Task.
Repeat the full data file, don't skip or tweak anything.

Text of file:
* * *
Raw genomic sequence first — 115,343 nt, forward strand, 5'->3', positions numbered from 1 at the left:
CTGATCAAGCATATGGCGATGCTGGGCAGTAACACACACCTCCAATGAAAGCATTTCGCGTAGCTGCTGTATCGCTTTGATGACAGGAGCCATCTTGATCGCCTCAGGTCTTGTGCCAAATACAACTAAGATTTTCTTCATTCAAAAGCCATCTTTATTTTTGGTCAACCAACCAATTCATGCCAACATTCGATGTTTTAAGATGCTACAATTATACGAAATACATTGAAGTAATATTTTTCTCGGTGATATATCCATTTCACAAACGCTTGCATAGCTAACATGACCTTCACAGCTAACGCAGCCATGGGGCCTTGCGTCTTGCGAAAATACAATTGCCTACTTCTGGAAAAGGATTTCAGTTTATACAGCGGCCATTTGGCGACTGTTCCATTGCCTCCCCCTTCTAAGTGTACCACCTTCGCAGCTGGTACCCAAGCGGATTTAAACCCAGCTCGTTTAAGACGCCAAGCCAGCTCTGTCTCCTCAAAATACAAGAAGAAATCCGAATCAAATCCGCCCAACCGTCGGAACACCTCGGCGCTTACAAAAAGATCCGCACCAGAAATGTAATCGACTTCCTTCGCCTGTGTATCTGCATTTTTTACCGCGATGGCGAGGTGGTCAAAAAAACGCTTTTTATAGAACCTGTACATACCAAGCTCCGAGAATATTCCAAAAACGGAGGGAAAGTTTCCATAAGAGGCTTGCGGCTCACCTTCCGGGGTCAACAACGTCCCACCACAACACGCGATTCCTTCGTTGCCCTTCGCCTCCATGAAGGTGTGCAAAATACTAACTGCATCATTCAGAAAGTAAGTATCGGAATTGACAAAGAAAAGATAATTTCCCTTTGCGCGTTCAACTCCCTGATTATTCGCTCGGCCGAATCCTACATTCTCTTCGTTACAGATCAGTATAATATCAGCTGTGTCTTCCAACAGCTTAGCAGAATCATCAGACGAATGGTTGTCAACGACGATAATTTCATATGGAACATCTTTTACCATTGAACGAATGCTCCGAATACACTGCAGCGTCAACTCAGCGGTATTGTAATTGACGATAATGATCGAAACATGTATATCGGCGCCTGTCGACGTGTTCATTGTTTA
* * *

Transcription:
Raw genomic sequence first — 115,343 nt, forward strand, 5'->3', positions numbered from 1 at the left:
CTGATCAAGCATATGGCGATGCTGGGCAGTAACACACACCTCCAATGAAAGCATTTCGCGTAGCTGCTGTATCGCTTTGATGACAGGAGCCATCTTGATCGCCTCAGGTCTTGTGCCAAATACAACTAAGATTTTCTTCATTCAAAAGCCATCTTTATTTTTGGTCAACCAACCAATTCATGCCAACATTCGATGTTTTAAGATGCTACAATTATACGAAATACATTGAAGTAATATTTTTCTCGGTGATATATCCATTTCACAAACGCTTGCATAGCTAACATGACCTTCACAGCTAACGCAGCCATGGGGCCTTGCGTCTTGCGAAAATACAATTGCCTACTTCTGGAAAAGGATTTCAGTTTATACAGCGGCCATTTGGCGACTGTTCCATTGCCTCCCCCTTCTAAGTGTACCACCTTCGCAGCTGGTACCCAAGCGGATTTAAACCCAGCTCGTTTAAGACGCCAAGCCAGCTCTGTCTCCTCAAAATACAAGAAGAAATCCGAATCAAATCCGCCCAACCGTCGGAACACCTCGGCGCTTACAAAAAGATCCGCACCAGAAATGTAATCGACTTCCTTCGCCTGTGTATCTGCATTTTTTACCGCGATGGCGAGGTGGTCAAAAAAACGCTTTTTATAGAACCTGTACATACCAAGCTCCGAGAATATTCCAAAAACGGAGGGAAAGTTTCCATAAGAGGCTTGCGGCTCACCTTCCGGGGTCAACAACGTCCCACCACAACACGCGATTCCTTCGTTGCCCTTCGCCTCCATGAAGGTGTGCAAAATACTAACTGCATCATTCAGAAAGTAAGTATCGGAATTGACAAAGAAAAGATAATTTCCCTTTGCGCGTTCAACTCCCTGATTATTCGCTCGGCCGAATCCTACATTCTCTTCGTTACAGATCAGTATAATATCAGCTGTGTCTTCCAACAGCTTAGCAGAATCATCAGACGAATGGTTGTCAACGACGATAATTTCATATGGAACATCTTTTACCATTGAACGAATGCTCCGAATACACTGCAGCGTCAACTCAGCGGTATTGTAATTGACGATAATGATCGAAACATGTATATCGGCGCCTGTCGACGTGTTCATTGTTTA